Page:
It can’t be this simple because the Provider is taking on 100% of the risk and they need to feel comfortable and make a profit. The factors that they take into consideration when calculating Health and Dental benefits are:

  • Credibility – This is a major factor…Credibility is the measure of how believable your Experience is. This tends to depend on how many employees you have. If you have 2 employees, then your Experience tends to not be believable and instead of using your Experience, they will actually use their Block of Business’ Experience to calculate your rates. That’s why when your 2 employee company’s Experience is running at 42% and the Provider’s TLR is 58%…42%/58% = -27.6% decrease!…they are still going to ask for an increase. If you have 50 employees, then that 42% is actually 100% CREDIBLE…and you will get that decrease. Oh, by the way, because you have 50 employees, the TLR will more than likely be around 75% to 80%. Bigger is better when it comes to calculating rates.
  • Weighting – This is a major factor if you are a smaller company…less so, like Credibility, if you are a larger company. This, again, has to do with how believable your Experience is. If the Provider doesn’t believe your Experience, then they will take a look at your previous years’ experience to try and establish a claiming trend…this can be good news, if your claims tend to be below the premium. It should be noted that when it comes to Weighting, the Providers feel they can start using “Cumulative” factors…that deserves a whole lot of explaining, which we won’t get into today. Let’s keep it as simple as possible. Suffice it to say that your 32% PLR a couple of years ago has a good chance of adversely affecting your current year’s 71% PLR.
  • Trend – In the grand scheme of things, this is a minor factor. Trend refers to what the Provider believes how much this year’s claim will cost next year. So, if your Provider says that their Trend is 10%, then that means they believe that a $100 claim this year, will cost $110 next year. Industry Standard Practice says that the Trend should be around 10% for Health and around 5% for Dental but it is never a nice round number like 10%. The Providers also factor in the fact that the Experience Period lags behind the actual date the suggested Renewal Rates go into effect. The Experience Period, which is usually 12 months, is being used to predict rates that won’t come into effect until 3 or 4 months after the end of the Experience Period. So, 10% becomes 12.5% with a 3-month lag or 13.3%, if it’s a 4-month lag.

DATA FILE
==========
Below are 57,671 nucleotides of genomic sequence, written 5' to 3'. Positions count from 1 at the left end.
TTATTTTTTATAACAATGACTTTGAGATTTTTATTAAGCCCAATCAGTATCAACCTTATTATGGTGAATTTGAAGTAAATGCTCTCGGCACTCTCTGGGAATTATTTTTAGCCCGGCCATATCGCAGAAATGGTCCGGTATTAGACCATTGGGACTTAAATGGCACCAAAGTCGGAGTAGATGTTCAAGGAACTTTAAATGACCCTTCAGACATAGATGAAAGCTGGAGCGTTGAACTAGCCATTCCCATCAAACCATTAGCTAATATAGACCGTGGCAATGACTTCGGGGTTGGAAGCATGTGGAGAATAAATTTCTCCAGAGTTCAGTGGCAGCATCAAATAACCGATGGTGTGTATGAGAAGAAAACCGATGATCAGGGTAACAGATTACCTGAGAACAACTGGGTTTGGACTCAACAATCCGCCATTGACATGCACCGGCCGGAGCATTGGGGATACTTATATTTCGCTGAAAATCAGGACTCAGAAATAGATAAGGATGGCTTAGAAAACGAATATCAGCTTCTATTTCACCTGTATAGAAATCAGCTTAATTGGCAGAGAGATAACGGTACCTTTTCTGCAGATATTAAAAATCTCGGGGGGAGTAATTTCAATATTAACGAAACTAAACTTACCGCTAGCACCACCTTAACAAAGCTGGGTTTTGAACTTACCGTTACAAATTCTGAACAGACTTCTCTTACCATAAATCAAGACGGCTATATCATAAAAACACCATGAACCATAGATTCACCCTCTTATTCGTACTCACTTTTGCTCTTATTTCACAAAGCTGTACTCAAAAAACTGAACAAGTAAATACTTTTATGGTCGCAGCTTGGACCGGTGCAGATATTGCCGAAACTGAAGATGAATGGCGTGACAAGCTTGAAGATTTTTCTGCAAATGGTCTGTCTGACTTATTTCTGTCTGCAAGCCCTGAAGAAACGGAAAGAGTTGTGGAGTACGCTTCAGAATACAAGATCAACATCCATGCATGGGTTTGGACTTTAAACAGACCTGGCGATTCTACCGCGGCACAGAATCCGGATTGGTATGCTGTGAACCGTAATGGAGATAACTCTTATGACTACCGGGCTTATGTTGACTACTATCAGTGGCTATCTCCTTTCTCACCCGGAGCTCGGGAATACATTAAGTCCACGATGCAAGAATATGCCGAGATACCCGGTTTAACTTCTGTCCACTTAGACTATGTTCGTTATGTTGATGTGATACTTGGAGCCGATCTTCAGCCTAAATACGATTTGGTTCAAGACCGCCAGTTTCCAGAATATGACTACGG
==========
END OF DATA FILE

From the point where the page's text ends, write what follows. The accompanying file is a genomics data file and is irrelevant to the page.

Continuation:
• Reserves – Like Trend, this tends to be a minor factor. Essentially it is another form of margin that the Providers build into their rate calculations by saying that if you were to terminate your benefits program, they will be paying for claims that have been incurred but have not been paid for, yet. They believe that there are enough employees out there that hold onto submitting their claims for about a month…if you were to terminate let’s say December 31, 2019, then they will still be paying for claims in January 2020 that were incurred before December 31, 2019. So, in the first year Renewal, the Providers add about 1 month’s premium to the Health and Dental rates and then account for fluctuations in the monthly premium in subsequent Renewals.
  • Fee Guide – This is something that is exclusive to the Dental Benefit. In Ontario, the ODA (Ontario Dental Association) sets the Reasonable & Customary Fees for their Services. These fees tend to increase by around 2% per year.

Since we now know where the Provider is coming from,¬†let’s build a Negotiation Strategy to ensure that the Cost of the Benefits Program meets your expectations.

Located in Cambridge, ON Sharkey Group Insurance  provides independent Employee Benefits advice & counsel for Small Businesses across Ontario.